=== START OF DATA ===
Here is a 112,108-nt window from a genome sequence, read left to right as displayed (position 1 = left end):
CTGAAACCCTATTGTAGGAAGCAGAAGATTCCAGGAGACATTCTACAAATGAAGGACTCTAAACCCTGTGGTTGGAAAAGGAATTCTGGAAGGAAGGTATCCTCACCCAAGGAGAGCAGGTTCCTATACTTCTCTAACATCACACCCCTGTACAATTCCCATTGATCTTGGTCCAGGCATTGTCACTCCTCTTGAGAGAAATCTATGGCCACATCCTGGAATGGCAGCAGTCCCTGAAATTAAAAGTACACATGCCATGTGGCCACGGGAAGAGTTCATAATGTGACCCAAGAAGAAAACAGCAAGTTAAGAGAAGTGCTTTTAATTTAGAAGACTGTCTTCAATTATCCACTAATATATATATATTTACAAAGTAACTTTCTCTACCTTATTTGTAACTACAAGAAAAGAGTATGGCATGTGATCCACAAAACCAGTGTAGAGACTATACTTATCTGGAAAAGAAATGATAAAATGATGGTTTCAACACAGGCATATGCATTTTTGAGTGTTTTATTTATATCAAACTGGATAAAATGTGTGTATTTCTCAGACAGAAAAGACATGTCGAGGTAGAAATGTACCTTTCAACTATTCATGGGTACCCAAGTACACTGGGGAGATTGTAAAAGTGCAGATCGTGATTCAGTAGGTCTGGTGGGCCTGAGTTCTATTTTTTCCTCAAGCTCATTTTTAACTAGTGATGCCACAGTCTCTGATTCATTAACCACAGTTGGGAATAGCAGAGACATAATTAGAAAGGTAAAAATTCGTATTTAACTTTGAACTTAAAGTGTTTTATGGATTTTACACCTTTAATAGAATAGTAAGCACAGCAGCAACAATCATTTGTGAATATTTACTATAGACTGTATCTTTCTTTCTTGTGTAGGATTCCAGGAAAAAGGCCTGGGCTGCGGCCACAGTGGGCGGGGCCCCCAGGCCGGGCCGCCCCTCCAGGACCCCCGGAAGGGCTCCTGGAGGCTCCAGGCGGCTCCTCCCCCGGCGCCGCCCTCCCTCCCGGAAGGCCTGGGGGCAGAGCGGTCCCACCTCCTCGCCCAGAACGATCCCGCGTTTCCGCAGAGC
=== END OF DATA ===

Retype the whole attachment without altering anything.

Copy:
Here is a 112,108-nt window from a genome sequence, read left to right as displayed (position 1 = left end):
CTGAAACCCTATTGTAGGAAGCAGAAGATTCCAGGAGACATTCTACAAATGAAGGACTCTAAACCCTGTGGTTGGAAAAGGAATTCTGGAAGGAAGGTATCCTCACCCAAGGAGAGCAGGTTCCTATACTTCTCTAACATCACACCCCTGTACAATTCCCATTGATCTTGGTCCAGGCATTGTCACTCCTCTTGAGAGAAATCTATGGCCACATCCTGGAATGGCAGCAGTCCCTGAAATTAAAAGTACACATGCCATGTGGCCACGGGAAGAGTTCATAATGTGACCCAAGAAGAAAACAGCAAGTTAAGAGAAGTGCTTTTAATTTAGAAGACTGTCTTCAATTATCCACTAATATATATATATTTACAAAGTAACTTTCTCTACCTTATTTGTAACTACAAGAAAAGAGTATGGCATGTGATCCACAAAACCAGTGTAGAGACTATACTTATCTGGAAAAGAAATGATAAAATGATGGTTTCAACACAGGCATATGCATTTTTGAGTGTTTTATTTATATCAAACTGGATAAAATGTGTGTATTTCTCAGACAGAAAAGACATGTCGAGGTAGAAATGTACCTTTCAACTATTCATGGGTACCCAAGTACACTGGGGAGATTGTAAAAGTGCAGATCGTGATTCAGTAGGTCTGGTGGGCCTGAGTTCTATTTTTTCCTCAAGCTCATTTTTAACTAGTGATGCCACAGTCTCTGATTCATTAACCACAGTTGGGAATAGCAGAGACATAATTAGAAAGGTAAAAATTCGTATTTAACTTTGAACTTAAAGTGTTTTATGGATTTTACACCTTTAATAGAATAGTAAGCACAGCAGCAACAATCATTTGTGAATATTTACTATAGACTGTATCTTTCTTTCTTGTGTAGGATTCCAGGAAAAAGGCCTGGGCTGCGGCCACAGTGGGCGGGGCCCCCAGGCCGGGCCGCCCCTCCAGGACCCCCGGAAGGGCTCCTGGAGGCTCCAGGCGGCTCCTCCCCCGGCGCCGCCCTCCCTCCCGGAAGGCCTGGGGGCAGAGCGGTCCCACCTCCTCGCCCAGAACGATCCCGCGTTTCCGCAGAGC